• Dielectric Withstand Test. A standard test voltage is applied (below the established Breakdown Voltage) and the resulting leakage current is monitored. The leakage current must be below a preset limit or the test is considered to have failed. This test is non- destructive providing that it does not fail and is usually required by safety agencies to be performed as a 100% production line test on all products before they leave the factory.

IEEE Std 43-2000IEEE Recommended Practice for Testing Insulation Resistance of Rotating Machinery

ELECTRIC MACHINE PARAMETER AND TESTING — PART 4

  • Surge Test
    • If the turn insulation fails in a form-wound stator winding, the motor will likely fail in a few minutes. Thus the turn insulation is critical to the life of a motor. Low voltage tests on form-wound stators, such as inductance or inductive impedance tests, can detect if the turn insulation is shorted, but not if it is weakened. Only the surge voltage test is able to directly find stator windings with deteriorated turn insulation. By applying a high voltage surge between the turns, this test is an overvoltage test for the turn insulation, and may fail the insulation, requiring bypassing of the failed coil, replacement or rewind.

ELECTRIC MACHINE PARAMETER AND TESTING — PART 5

  • Partial Discharge Test
    • IEC TS 60034-27
      • For many years, the measurement of partial discharges (PD) has been employed as a sensitive means of assessing the quality of new insulation as well as a means of detecting localized sources of PD in used electrical winding insulation arising from operational stresses in service. Compared with other dielectric tests (i.e. the measurement of dissipation factor or insulation resistance) the differentiating character of partial discharge measurements allows localized weak points of the insulation system to be identified. The PD testing of rotating machines is also used when inspecting the quality of new assembled and finished stator windings, new winding components and fully impregnated stators.

        The measurement of partial discharges can also provide information on: points of weakness in the insulation system; ageing processes; further measures and intervals between overhauls.

        Although the PD testing of rotating machines has gained widespread acceptance, it has emerged from several studies that not only are there many different methods of measurement in existence but also the criteria and methods of analyzing and finally assessing the measured data are often very different and not really comparable. Consequently, there is an urgent need to give some guidance to those users who are considering the use of PD measurements to assess the condition of their insulation systems.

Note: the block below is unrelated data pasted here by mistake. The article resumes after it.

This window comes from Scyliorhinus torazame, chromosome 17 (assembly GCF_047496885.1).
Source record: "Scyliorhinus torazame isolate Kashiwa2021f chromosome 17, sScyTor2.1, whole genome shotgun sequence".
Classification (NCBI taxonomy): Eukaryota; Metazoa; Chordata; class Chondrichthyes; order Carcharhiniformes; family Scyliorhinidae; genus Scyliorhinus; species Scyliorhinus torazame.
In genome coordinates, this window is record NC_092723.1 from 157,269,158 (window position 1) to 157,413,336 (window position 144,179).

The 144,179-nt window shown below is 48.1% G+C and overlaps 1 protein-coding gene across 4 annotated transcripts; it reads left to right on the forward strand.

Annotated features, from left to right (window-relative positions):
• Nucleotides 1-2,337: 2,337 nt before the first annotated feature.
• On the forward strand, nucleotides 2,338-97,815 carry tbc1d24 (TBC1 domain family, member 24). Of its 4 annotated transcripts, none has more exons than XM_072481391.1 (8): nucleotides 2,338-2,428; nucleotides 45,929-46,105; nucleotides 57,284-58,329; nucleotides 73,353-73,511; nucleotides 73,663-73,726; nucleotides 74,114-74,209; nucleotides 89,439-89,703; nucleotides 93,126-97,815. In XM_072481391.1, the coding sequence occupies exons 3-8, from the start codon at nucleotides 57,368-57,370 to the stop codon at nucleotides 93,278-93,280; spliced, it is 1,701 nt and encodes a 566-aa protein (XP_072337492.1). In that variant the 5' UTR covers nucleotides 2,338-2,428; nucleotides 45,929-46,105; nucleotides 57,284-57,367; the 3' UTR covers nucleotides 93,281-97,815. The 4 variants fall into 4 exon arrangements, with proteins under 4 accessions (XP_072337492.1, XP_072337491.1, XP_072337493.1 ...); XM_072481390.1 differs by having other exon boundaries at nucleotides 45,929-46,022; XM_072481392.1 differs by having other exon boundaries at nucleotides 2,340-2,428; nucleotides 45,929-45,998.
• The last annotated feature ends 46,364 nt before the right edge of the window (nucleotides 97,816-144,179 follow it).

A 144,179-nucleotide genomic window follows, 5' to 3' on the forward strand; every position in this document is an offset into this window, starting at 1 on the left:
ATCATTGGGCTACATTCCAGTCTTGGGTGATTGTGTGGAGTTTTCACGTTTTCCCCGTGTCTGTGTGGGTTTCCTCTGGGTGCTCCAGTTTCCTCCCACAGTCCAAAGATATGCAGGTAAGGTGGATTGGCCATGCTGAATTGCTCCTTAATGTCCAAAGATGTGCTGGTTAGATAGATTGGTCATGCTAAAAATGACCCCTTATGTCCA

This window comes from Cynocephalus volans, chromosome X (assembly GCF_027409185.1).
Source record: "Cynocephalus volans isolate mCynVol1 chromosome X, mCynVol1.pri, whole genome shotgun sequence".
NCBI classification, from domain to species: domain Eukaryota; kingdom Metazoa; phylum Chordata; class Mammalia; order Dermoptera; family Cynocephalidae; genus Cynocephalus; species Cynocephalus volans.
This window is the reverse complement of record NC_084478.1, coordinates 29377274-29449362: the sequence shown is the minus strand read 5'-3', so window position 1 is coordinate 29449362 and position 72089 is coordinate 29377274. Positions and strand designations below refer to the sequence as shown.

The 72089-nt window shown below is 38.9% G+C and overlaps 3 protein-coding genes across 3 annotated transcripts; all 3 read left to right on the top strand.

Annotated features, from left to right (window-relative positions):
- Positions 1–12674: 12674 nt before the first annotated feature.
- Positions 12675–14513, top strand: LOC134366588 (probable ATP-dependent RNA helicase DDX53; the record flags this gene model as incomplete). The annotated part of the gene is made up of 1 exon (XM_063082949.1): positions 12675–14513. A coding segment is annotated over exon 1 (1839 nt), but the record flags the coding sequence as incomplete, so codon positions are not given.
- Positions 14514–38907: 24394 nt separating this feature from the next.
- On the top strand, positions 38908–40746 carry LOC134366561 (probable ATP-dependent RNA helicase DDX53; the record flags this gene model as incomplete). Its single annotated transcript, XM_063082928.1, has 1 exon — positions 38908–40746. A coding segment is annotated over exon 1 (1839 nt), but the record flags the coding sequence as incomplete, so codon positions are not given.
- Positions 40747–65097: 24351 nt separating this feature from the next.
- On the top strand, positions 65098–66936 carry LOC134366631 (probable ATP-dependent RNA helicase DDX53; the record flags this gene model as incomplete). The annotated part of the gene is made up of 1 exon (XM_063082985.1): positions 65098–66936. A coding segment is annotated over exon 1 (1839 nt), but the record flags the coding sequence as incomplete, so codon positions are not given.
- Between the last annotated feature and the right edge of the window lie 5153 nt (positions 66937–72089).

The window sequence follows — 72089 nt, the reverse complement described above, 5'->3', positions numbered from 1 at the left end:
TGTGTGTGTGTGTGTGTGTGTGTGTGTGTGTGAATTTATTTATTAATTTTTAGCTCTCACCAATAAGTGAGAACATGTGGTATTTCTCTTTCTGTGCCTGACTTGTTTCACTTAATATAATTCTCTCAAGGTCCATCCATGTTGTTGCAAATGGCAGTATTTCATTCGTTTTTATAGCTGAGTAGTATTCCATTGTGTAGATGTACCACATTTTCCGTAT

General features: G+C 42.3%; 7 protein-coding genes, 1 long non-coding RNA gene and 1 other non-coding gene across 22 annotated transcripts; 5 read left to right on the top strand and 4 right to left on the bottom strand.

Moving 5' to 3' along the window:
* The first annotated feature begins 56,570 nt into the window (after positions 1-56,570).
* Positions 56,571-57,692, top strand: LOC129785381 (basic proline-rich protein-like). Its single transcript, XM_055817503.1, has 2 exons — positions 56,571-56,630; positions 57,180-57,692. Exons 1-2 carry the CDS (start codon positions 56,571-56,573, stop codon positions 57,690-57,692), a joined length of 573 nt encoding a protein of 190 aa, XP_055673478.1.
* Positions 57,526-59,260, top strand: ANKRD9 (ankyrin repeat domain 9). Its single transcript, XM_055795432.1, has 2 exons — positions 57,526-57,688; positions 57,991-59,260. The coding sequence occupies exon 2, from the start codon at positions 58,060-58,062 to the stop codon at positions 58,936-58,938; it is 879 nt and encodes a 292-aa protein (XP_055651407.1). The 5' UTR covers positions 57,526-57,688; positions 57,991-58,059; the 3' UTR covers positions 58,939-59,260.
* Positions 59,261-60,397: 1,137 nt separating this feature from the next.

ORGANIZATION/STANDARDS/DIRECTIVES

  • NEMA National Electrical Manufacturers Association
    • NEMA sets standards for many electrical products, including motors. For, example, “size 11” mean the mounting face of the motor is 1.1 inches square
    • Standards Publication ICS 16 standard covers the components used in a motion/position control system providing precise positioning, speed control, torque control, or any combination thereof. Examples of these components are control motors (servo and stepping motors), feedback devices (encoders and resolvers), and controls.
  • IEC International Electro technical Commission
    • IEC 60034 is an international standard for rotating electrical machinery
    • IEC 60034-1 Rating and Performance
  • ISO International Organization for Standardization
  • ANSI American National Standards Institute
  • ASTM American Section of the International Association for Testing Materials
  • REACH Registration, Evaluation, Authorization and Restriction of Chemicals
  • RoHS Restriction of Hazardous Substances Directive
  • DO-160 Environmental Conditions and Test Procedures for Airborne Equipment is a standard for the environmental testing of avionics hardware. It is published by the Radio Technical Commission for Aeronautics (RTCA, Inc.)
  • MIL-STD-810, Environmental Engineering Considerations and Laboratory Tests, Published by the United States Department of Defense
  • ITAR The International Traffic in Arms Regulations and the Export Administration Regulations (EAR) are two important United States export control laws that affect the manufacturing, sales and distribution of technology.
  • AS9001 Quality Management Systems – Requirements for Aviation, Space and Defense Organizations
  • AS9002 Aerospace First Article Inspection Requirement
  • ISO/TS 16949 common automotive quality system requirement based on ISO 9001 and customer specific requirements from the automotive sector